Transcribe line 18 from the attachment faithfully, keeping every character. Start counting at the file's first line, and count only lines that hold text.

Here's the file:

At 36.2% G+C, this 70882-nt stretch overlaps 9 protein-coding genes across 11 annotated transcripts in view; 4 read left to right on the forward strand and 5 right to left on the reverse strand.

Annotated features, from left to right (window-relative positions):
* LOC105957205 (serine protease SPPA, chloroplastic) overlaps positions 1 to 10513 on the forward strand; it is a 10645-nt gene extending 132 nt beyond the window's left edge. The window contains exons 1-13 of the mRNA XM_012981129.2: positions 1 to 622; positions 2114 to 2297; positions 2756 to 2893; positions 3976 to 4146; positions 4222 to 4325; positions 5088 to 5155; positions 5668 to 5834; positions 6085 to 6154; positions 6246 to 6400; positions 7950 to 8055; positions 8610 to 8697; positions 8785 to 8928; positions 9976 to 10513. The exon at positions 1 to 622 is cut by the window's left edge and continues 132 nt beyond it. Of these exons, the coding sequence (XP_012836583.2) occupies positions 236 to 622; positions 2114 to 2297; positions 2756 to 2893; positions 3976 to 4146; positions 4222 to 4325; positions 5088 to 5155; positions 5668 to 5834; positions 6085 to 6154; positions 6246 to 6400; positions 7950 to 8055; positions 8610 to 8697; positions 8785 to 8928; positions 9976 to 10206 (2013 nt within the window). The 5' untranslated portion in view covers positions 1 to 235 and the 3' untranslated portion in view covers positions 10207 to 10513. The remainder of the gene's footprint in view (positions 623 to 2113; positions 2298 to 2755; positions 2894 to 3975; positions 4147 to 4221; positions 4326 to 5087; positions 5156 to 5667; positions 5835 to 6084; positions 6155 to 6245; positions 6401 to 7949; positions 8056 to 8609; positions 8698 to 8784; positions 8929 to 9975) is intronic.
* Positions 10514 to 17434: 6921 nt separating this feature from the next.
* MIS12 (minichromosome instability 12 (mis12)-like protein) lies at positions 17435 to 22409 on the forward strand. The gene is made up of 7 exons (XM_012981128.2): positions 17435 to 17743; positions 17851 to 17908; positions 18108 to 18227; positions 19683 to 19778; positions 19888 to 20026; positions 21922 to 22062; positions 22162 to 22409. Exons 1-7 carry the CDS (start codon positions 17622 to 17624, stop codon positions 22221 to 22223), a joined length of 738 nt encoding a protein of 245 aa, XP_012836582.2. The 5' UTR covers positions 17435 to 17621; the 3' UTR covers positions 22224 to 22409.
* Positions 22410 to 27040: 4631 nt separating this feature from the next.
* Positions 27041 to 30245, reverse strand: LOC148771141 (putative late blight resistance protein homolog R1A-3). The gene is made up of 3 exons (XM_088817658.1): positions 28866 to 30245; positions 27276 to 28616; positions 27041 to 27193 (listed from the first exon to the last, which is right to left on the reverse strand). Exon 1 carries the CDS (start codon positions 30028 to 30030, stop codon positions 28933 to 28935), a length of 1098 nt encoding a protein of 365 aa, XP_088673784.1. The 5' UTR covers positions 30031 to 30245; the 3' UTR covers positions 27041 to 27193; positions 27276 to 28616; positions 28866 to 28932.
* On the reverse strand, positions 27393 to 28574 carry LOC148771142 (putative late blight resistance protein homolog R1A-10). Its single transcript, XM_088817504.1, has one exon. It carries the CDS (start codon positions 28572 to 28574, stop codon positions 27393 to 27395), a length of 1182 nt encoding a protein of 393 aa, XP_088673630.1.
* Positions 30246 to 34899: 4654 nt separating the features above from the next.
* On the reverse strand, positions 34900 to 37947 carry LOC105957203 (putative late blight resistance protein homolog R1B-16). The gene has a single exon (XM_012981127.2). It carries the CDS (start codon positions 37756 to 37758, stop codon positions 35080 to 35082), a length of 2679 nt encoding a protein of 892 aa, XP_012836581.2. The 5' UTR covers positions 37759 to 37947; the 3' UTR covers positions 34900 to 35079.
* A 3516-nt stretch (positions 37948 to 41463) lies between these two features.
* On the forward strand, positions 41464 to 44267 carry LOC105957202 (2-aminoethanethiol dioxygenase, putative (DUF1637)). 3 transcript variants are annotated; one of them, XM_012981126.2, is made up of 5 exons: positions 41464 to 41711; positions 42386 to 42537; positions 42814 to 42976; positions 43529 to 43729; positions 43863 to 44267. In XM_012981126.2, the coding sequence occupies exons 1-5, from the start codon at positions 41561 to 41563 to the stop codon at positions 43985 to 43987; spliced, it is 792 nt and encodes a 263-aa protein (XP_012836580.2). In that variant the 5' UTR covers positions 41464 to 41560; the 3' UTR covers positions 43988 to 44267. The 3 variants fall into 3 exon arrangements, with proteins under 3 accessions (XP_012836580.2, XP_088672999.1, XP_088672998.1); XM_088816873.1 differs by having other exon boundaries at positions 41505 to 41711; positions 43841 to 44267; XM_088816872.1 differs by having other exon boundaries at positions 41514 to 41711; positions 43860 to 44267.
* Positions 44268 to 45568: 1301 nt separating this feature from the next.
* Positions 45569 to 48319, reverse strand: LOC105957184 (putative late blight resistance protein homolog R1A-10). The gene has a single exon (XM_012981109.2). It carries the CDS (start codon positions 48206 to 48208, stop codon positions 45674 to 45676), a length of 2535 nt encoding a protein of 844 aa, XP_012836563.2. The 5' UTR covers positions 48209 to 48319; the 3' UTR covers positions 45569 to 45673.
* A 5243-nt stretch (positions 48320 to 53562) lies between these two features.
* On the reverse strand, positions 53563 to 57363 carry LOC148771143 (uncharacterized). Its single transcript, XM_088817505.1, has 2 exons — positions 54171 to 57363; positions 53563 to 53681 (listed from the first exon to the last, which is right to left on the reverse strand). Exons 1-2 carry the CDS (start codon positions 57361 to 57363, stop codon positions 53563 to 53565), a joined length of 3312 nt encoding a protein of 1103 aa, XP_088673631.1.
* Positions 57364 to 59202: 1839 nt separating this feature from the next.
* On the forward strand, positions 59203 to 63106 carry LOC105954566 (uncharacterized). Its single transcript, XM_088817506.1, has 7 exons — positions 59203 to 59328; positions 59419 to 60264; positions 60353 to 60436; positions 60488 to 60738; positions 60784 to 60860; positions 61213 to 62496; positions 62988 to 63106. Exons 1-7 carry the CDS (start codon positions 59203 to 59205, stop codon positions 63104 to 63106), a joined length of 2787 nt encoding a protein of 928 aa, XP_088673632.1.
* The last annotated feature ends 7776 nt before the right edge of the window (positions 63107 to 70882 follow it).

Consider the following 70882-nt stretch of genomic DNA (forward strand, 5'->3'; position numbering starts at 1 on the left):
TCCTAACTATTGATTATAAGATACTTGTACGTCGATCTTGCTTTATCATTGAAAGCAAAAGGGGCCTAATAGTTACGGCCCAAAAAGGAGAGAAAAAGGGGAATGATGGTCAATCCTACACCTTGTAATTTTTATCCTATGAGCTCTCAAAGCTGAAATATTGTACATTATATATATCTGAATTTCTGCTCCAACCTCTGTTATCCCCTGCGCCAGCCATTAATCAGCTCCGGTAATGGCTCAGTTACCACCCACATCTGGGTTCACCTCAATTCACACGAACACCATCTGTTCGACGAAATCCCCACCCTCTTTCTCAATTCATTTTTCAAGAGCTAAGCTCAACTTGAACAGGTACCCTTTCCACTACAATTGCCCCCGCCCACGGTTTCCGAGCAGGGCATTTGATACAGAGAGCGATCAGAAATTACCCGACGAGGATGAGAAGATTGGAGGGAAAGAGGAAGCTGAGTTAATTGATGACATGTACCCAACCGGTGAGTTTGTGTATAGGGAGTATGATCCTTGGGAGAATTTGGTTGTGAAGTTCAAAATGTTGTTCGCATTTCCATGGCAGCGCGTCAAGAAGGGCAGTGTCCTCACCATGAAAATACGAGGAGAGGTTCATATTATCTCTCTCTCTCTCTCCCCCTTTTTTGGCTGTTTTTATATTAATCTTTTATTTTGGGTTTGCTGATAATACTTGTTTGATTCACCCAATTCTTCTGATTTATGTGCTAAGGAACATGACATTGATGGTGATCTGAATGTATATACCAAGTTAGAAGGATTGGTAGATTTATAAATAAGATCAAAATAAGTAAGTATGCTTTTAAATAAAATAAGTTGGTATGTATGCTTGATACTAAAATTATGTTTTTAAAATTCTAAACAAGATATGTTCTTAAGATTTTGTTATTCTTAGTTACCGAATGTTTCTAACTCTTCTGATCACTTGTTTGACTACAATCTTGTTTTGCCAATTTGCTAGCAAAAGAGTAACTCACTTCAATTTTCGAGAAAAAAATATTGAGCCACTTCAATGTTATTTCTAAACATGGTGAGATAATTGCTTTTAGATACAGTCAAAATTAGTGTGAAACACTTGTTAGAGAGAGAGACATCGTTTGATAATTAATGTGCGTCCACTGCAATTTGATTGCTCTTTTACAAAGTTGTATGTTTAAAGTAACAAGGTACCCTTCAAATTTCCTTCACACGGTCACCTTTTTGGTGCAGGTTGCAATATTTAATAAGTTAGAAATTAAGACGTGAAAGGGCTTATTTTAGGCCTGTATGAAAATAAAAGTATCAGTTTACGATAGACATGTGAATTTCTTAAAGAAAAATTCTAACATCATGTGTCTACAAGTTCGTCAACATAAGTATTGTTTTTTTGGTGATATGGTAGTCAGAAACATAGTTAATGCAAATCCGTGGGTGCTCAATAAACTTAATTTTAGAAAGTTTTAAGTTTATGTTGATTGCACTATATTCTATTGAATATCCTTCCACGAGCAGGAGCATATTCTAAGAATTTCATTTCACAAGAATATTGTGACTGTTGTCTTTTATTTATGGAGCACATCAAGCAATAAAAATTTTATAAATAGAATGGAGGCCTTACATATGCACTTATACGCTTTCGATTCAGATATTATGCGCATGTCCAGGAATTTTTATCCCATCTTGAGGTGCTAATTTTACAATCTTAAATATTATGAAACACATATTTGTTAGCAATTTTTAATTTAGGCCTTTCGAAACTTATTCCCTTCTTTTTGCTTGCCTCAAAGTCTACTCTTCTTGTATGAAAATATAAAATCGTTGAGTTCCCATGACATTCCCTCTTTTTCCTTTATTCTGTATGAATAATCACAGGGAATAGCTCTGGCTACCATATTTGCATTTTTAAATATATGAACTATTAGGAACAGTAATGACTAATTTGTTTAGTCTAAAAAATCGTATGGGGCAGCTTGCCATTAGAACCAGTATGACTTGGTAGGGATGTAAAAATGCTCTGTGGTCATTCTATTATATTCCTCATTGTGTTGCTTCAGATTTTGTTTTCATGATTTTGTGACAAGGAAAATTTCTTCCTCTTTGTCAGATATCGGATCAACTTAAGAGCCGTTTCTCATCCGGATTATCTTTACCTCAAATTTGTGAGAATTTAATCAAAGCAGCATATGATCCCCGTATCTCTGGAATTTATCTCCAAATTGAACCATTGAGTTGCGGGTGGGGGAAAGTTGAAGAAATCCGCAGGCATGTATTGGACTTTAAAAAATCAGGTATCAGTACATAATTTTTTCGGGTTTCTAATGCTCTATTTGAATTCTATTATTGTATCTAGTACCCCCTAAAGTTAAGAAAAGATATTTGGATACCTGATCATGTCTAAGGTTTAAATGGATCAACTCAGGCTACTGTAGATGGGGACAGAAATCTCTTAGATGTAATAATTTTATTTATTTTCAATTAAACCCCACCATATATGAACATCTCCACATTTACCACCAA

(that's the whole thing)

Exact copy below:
* On the forward strand, positions 59203 to 63106 carry LOC105954566 (uncharacterized). Its single transcript, XM_088817506.1, has 7 exons — positions 59203 to 59328; positions 59419 to 60264; positions 60353 to 60436; positions 60488 to 60738; positions 60784 to 60860; positions 61213 to 62496; positions 62988 to 63106. Exons 1-7 carry the CDS (start codon positions 59203 to 59205, stop codon positions 63104 to 63106), a joined length of 2787 nt encoding a protein of 928 aa, XP_088673632.1.